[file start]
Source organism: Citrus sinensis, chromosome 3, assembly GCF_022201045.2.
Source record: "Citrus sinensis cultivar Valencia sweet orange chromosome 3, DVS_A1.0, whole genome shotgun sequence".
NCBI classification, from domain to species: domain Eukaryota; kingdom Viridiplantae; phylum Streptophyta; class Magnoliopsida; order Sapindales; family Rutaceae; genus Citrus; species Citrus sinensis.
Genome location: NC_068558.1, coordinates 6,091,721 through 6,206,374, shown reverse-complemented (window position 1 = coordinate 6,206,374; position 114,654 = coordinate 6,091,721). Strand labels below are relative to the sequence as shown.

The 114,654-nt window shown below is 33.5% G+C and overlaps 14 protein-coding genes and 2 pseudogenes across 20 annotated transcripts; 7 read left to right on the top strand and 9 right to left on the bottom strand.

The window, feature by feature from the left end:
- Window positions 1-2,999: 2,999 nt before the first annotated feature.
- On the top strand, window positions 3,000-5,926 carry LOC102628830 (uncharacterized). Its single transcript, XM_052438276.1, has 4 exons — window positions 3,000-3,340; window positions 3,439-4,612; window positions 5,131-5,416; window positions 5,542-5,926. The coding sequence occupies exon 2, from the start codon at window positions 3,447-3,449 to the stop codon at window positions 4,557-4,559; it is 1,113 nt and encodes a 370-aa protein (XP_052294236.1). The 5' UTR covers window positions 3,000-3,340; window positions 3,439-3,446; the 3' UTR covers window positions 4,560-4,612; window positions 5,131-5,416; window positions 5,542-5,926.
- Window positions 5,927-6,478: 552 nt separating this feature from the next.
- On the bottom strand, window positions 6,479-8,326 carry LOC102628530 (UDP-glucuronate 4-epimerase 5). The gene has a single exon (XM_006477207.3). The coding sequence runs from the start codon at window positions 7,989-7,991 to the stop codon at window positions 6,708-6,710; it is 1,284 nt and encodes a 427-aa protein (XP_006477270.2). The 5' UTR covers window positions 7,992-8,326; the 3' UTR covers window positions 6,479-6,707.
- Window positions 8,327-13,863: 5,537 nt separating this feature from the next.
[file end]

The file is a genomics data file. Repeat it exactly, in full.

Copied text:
Source organism: Citrus sinensis, chromosome 3, assembly GCF_022201045.2.
Source record: "Citrus sinensis cultivar Valencia sweet orange chromosome 3, DVS_A1.0, whole genome shotgun sequence".
NCBI classification, from domain to species: domain Eukaryota; kingdom Viridiplantae; phylum Streptophyta; class Magnoliopsida; order Sapindales; family Rutaceae; genus Citrus; species Citrus sinensis.
Genome location: NC_068558.1, coordinates 6,091,721 through 6,206,374, shown reverse-complemented (window position 1 = coordinate 6,206,374; position 114,654 = coordinate 6,091,721). Strand labels below are relative to the sequence as shown.

The 114,654-nt window shown below is 33.5% G+C and overlaps 14 protein-coding genes and 2 pseudogenes across 20 annotated transcripts; 7 read left to right on the top strand and 9 right to left on the bottom strand.

The window, feature by feature from the left end:
- Window positions 1-2,999: 2,999 nt before the first annotated feature.
- On the top strand, window positions 3,000-5,926 carry LOC102628830 (uncharacterized). Its single transcript, XM_052438276.1, has 4 exons — window positions 3,000-3,340; window positions 3,439-4,612; window positions 5,131-5,416; window positions 5,542-5,926. The coding sequence occupies exon 2, from the start codon at window positions 3,447-3,449 to the stop codon at window positions 4,557-4,559; it is 1,113 nt and encodes a 370-aa protein (XP_052294236.1). The 5' UTR covers window positions 3,000-3,340; window positions 3,439-3,446; the 3' UTR covers window positions 4,560-4,612; window positions 5,131-5,416; window positions 5,542-5,926.
- Window positions 5,927-6,478: 552 nt separating this feature from the next.
- On the bottom strand, window positions 6,479-8,326 carry LOC102628530 (UDP-glucuronate 4-epimerase 5). The gene has a single exon (XM_006477207.3). The coding sequence runs from the start codon at window positions 7,989-7,991 to the stop codon at window positions 6,708-6,710; it is 1,284 nt and encodes a 427-aa protein (XP_006477270.2). The 5' UTR covers window positions 7,992-8,326; the 3' UTR covers window positions 6,479-6,707.
- Window positions 8,327-13,863: 5,537 nt separating this feature from the next.